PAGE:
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Friday, 12 September 2008

What can we learn from these pictures?

pcture: Larry Sultan

A few months ago, somebody said to me "What can we learn from these pictures?"

It's a bewildering question that presupposes so much, in particular that the purpose of photography is education learning.

But it's not. Photography doesn't teach us anything. It can show us things, it can make us revel in the beauty and the horror of it all, it can create emotional links between what we see and the lives we lead, the world around us, but why should we
expect it to teach us something. Even photography that comes in a book, with words, like Larry Sultan's Pictures From Home, doesn't teach us anything. But it does make us feel, it ties in ideas of land and home and family and creates a historical backdrop against which we can conjure up our own version of the truth.

Martin Parr once said that "All photography is propaganda" and he's absolutely right once you flip that round so that it becomes "All photography is true". But it's a truth that is visceral, emotional, non-rational and connects to a socialised visual reading, the same kind of reading that made Pieter Hugo say that "If you really want to know about anything - a war, a place, a person - you go read a book, right? You don't look at a photograph."

So if you want to learn the nitty-gritty of post-war migration to California, the who, where, when and why, go search the history section of your local library or do the simple thing and google it.

But that won't tell you about the cultural history of the migration, about the home, work and family and the disappointments of success or even what success really is. Larry Sultan's book won't tell you about that either, but it will lead you into places where you can feel the history in a way that words and statistics never can.

And it will do that because a photograph or a painting can touch us in places words can never reach. Pieter Hugo's hyena pictures, for example, don't teach me anything apart from a little footnote that guys in Nigeria make money with hyenas - I didn't know that before he came along. But the images have a level of uncertainty, a power and an elemental sense of rawness that combines with the post-apocalyptic nature of developing urban environments that carries them way beyond the bare socio-economic bones of how these people lead their lives.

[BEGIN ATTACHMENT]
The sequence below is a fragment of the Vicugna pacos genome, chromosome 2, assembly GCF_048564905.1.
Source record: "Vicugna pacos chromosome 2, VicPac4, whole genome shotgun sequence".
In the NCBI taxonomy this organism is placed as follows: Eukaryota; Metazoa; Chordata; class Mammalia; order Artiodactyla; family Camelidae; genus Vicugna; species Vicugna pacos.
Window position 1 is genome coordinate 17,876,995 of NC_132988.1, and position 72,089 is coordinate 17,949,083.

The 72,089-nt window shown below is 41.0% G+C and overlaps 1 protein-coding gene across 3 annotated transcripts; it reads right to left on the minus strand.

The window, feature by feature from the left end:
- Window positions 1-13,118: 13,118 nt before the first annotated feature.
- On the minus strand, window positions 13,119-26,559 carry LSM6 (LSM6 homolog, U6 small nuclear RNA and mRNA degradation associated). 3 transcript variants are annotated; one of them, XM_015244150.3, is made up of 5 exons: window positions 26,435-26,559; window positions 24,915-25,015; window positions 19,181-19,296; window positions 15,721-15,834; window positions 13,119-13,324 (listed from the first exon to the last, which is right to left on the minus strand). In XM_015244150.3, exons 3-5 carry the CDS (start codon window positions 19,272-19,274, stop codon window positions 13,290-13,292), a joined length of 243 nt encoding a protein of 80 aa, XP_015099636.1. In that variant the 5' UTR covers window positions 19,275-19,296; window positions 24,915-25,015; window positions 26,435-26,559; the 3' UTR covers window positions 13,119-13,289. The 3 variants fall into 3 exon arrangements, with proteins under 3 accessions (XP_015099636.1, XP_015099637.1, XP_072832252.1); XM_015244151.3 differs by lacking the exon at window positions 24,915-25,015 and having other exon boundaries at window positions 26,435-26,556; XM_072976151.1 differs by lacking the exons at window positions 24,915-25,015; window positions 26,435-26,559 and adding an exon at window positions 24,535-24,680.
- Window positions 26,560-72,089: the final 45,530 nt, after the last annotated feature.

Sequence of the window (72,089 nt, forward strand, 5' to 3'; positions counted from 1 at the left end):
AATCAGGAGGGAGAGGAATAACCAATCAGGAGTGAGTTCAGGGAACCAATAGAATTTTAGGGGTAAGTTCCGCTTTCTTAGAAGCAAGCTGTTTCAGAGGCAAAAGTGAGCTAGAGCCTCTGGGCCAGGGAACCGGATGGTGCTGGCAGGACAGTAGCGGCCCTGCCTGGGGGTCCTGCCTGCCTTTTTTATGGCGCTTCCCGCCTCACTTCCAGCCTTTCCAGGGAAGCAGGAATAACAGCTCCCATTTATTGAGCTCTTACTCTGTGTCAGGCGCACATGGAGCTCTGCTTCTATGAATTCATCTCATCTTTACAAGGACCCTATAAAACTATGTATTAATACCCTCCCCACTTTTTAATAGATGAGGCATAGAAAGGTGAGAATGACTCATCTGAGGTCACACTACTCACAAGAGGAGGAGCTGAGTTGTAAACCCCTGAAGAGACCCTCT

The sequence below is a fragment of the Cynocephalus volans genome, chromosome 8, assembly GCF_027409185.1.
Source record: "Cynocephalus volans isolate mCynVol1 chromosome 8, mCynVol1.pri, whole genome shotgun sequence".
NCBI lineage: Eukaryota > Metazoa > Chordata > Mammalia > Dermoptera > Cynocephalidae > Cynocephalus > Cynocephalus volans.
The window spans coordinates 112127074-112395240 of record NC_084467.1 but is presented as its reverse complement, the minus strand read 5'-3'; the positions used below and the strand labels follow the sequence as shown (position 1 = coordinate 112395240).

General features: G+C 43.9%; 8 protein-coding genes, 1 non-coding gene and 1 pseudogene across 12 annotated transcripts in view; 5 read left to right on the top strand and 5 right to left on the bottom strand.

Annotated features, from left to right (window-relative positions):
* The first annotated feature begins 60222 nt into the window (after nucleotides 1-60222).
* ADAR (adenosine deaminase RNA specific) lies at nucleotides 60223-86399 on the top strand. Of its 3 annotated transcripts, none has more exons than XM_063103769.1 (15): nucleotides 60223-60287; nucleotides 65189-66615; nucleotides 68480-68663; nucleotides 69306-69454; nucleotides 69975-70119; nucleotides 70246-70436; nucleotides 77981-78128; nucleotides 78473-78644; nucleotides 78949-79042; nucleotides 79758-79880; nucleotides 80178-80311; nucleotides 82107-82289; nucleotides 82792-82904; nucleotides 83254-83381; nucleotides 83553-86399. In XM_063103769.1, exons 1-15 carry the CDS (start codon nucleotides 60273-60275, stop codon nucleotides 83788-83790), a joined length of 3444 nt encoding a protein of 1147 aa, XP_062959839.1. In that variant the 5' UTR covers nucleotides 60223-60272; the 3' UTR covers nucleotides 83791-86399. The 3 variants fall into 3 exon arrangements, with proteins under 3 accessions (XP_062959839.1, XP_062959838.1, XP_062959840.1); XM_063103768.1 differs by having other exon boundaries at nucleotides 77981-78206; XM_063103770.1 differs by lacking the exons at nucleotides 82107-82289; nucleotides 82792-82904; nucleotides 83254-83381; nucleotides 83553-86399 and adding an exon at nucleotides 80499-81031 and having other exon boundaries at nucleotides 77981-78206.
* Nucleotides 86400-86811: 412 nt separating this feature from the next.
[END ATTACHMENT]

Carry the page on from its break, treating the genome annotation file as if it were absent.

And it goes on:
And that is the way with all photography. It doesn't teach us anything, most of the time what it shows is blindingly obvious - teenage girls worry about their bodies, industrial structures are both ugly and beautiful, alcoholic parents create domestic mayhem and so on.

The work doesn't teach us anything, but why should it. It takes us to places we might normally not go and interweaves unconscious elements in ways that are far richer than any linear written narrative can do.


Stan B. said...

Et tu, Colin? Picking on the art world's poor, bastard stepchild? Photography can't teach, it's an outright fraud, a born liar, a conniving, plotting misanthrope!

Actually, I've had a pint or two and don't disagree with a word you've said... But aint it true of every art form- or as Mr. Picasso once said, "Art is a lie that reveals the truth."

Come to think of it, one photograph did learn this yung un a most valuable lesson at a very impressionable age. The Weegee photograph of the girl smiling for the camera as her boyfriend lay beside her unconscious and nearly drowned- no caption needed. I think probably every photographer has one of those somewhere back there in their collective unconscious. Put 'em altogether and that's a whole heap a'learnin'.

colin pantall said...

Hi Stan - the collective unconscious you mention is the key and exactly what I mean.

It's a good thing that photography can't teach in the limited didactic way that Weegee definitely does not do. Instead he weegees his image into your impressionable young mind and settles in a corner where the girl smiles out for you.

It's a whole lot of learning, but what you learn is down to you and is vague, indeterminate and emerges from your heart and your soul. Weegee isn't doing the teaching, you're doing it yourself in a strange, ineffable non-rational manner.

Which is a good thing!

Nicht wahr?

Stan B. said...

Asi es!

colin pantall said...